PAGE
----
Joseph Ratzinger was renowned for advocating an internal policing of ranks, which has been tortuously slow in coming. This moribund process actually shows that the jurisdiction should be taken out of the church’s hands and placed under the ambit of secular law. What other organization could expect so much magnanimity and leniency in dealing with the abomination of child rape? Turning matters over to the law would doubtlessly catalyze much-needed reforms. But, again there is the ubiquitous charge that to even raise this question is to be a foe of “tradition,” and opposed to the sacrosanct place of the church to maintain family values and patriarchal order, irrespective of the actual behavior of the Vatican.
There are other problems with a doctrinaire adherence to the Catholic model, parochialism and homogeneity being the most prominent. Luther and Calvin’s legacy consists of the individual and a Bible working out a personal relationship to God unmediated by millennia of tradition, hierarchy, and custom. The Catholic model is slightly different, valuing the primacy of cohesion and order, with confession and Mass as the arbiters of what a good Catholic should do to attain the numinous. This is commendable and ennobling in many ways, but it can also have the unintended effect of cultivating an uncritical devotion, passive rather than active.
This is of course, not incompatible with human flourishing, both intellectually and spiritually.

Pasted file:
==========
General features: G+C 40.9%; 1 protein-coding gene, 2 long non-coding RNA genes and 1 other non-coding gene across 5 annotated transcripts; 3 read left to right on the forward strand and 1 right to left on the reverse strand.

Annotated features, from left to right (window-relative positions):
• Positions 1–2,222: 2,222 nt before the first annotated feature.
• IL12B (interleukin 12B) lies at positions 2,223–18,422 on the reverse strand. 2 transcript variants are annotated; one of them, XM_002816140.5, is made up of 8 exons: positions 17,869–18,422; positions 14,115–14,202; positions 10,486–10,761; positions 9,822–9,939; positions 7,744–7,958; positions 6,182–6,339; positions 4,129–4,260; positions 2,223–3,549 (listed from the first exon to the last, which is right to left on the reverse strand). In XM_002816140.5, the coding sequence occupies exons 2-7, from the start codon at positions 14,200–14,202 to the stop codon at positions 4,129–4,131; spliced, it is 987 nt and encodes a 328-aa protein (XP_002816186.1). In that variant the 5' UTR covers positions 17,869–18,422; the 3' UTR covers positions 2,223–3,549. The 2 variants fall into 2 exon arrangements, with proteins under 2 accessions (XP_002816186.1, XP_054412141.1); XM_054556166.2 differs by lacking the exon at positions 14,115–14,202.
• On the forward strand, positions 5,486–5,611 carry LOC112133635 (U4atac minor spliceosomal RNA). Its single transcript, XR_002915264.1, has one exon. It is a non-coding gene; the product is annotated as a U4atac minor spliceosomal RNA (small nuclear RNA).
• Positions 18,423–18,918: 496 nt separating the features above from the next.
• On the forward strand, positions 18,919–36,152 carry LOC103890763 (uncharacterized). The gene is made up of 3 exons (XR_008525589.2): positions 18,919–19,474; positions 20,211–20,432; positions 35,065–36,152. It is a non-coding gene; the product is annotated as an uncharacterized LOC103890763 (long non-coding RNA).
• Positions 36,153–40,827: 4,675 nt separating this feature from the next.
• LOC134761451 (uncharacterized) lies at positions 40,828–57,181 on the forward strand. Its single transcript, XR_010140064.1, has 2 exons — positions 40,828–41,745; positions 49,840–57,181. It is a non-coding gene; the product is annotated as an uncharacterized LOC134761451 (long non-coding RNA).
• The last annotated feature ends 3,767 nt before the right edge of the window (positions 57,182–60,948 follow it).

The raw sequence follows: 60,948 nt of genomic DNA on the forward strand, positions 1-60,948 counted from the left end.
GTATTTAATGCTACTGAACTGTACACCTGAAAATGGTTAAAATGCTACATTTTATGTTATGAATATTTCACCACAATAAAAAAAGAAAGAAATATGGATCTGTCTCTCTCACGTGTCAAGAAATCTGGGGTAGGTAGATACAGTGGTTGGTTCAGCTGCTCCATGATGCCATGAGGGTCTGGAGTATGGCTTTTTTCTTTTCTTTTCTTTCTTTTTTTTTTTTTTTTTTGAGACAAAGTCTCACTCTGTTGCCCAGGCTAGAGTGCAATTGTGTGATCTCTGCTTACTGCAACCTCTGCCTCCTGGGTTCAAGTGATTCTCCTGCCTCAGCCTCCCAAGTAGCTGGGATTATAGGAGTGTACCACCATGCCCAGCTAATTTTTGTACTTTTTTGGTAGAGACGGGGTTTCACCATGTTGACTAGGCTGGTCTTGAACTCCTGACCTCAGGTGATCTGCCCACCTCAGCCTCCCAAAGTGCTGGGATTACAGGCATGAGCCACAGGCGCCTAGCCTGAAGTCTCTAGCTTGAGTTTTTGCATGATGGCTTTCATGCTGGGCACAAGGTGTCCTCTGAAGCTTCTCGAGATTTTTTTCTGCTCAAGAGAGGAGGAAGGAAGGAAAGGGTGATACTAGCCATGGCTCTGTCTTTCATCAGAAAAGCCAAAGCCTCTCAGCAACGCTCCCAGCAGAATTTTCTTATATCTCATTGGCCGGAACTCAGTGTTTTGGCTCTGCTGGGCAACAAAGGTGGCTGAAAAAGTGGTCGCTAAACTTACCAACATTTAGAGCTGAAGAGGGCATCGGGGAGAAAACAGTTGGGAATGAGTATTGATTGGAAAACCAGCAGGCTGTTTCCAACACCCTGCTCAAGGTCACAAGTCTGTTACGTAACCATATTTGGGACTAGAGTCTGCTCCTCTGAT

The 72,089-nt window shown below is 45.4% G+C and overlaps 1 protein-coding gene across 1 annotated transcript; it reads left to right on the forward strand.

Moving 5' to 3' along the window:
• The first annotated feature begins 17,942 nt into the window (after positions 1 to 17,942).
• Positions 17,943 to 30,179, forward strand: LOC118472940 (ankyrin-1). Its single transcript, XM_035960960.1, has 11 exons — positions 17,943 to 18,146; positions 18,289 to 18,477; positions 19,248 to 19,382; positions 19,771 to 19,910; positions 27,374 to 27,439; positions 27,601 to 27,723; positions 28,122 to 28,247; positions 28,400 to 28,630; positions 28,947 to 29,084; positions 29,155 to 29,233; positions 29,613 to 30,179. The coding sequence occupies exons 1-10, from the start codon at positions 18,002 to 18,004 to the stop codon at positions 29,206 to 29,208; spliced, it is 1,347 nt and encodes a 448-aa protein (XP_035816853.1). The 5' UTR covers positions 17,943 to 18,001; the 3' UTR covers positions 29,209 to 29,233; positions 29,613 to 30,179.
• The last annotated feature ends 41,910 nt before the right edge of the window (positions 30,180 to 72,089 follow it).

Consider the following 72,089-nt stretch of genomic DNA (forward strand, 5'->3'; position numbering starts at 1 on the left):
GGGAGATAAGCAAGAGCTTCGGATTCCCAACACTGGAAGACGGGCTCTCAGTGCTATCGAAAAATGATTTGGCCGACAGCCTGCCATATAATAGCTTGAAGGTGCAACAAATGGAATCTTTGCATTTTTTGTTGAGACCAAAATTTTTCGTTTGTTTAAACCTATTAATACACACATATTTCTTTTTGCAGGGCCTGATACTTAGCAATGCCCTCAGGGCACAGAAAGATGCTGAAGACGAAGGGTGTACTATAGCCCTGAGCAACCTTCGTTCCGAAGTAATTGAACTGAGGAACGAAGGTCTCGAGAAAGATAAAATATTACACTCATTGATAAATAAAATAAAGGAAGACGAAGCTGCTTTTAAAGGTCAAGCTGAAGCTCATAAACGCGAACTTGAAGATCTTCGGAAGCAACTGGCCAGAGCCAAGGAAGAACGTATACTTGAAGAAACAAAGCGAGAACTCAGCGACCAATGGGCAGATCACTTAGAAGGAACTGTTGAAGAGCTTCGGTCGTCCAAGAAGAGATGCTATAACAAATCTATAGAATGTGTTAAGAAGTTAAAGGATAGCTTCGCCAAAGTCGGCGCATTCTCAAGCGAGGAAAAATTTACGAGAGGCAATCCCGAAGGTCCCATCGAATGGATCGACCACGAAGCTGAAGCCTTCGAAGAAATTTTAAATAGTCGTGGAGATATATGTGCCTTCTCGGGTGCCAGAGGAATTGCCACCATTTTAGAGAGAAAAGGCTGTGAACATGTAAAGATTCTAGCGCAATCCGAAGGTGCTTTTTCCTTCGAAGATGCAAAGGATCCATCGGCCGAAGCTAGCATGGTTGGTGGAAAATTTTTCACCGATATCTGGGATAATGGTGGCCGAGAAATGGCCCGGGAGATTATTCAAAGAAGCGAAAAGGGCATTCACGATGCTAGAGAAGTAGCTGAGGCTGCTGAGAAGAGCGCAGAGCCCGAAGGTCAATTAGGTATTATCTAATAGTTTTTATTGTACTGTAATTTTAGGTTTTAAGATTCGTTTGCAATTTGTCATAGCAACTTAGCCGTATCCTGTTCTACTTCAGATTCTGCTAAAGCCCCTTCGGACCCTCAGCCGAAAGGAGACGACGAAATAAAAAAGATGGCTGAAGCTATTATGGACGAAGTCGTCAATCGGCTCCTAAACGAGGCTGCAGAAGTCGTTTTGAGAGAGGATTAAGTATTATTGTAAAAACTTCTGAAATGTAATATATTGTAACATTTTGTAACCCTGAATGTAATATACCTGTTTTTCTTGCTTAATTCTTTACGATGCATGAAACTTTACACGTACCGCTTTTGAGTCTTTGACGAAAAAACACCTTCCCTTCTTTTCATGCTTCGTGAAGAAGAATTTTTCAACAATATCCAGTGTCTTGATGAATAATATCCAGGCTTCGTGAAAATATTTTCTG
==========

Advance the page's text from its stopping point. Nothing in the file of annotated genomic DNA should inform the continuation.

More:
High regard should be shown to the model of Augustine, especially the sapience he lent to Christian apologetics. Likewise, modern Catholics like Pope John Paul II have done incredible work. The latter’s fight for justice in his native Poland, and his staunch opposition to the barbaric practice of the death penalty (and yes, abortion) justly place him within the benevolent traditions of Christianity.
However, this does not mean the church is without serious foibles, nor makes it immune from criticism.
Turning to Merrimack helps explicate the results of this. Bread and circuses is the main cultural staple at the college, with very little emphasis outside of the classroom on culture, education, politics, or theology. A quick experiment can be indicative of the school’s ethos: Spend some time in Andover’s library, listening to the conversations of college and high school students, and then do the same thing at Merrimack. The vast disparity of values and norms should be self-evident. In other words, homogeneity runs rampant, while the eclectic and peculiar fails to be welcomed.
Furthermore, the exclusivity of the church helps to inhibit liberal values, holding homosexuals in contempt and women outside the ranks. It also withholds communion from fellow Christians (this is not the case in Protestant churches). There is, then, less of Paul’s famous “Neither Jew nor Gentile, slave nor free,” but more of a pedantic, legalistic and worldly religiosity.
It remains the case that Luther’s opening salvo on the cathedral door in Wittenberg helped to herald not just a reformation of Christianity, but also the germinal moves to liberal democracy and the primacy of the individual over the state, church and hierarchy. In the process, the Reformation eventually helped to vitiate tribalism, parochialism and obscurantism, a firm reminder that any courageous individual with probity can bring forth profound and revolutionary changes.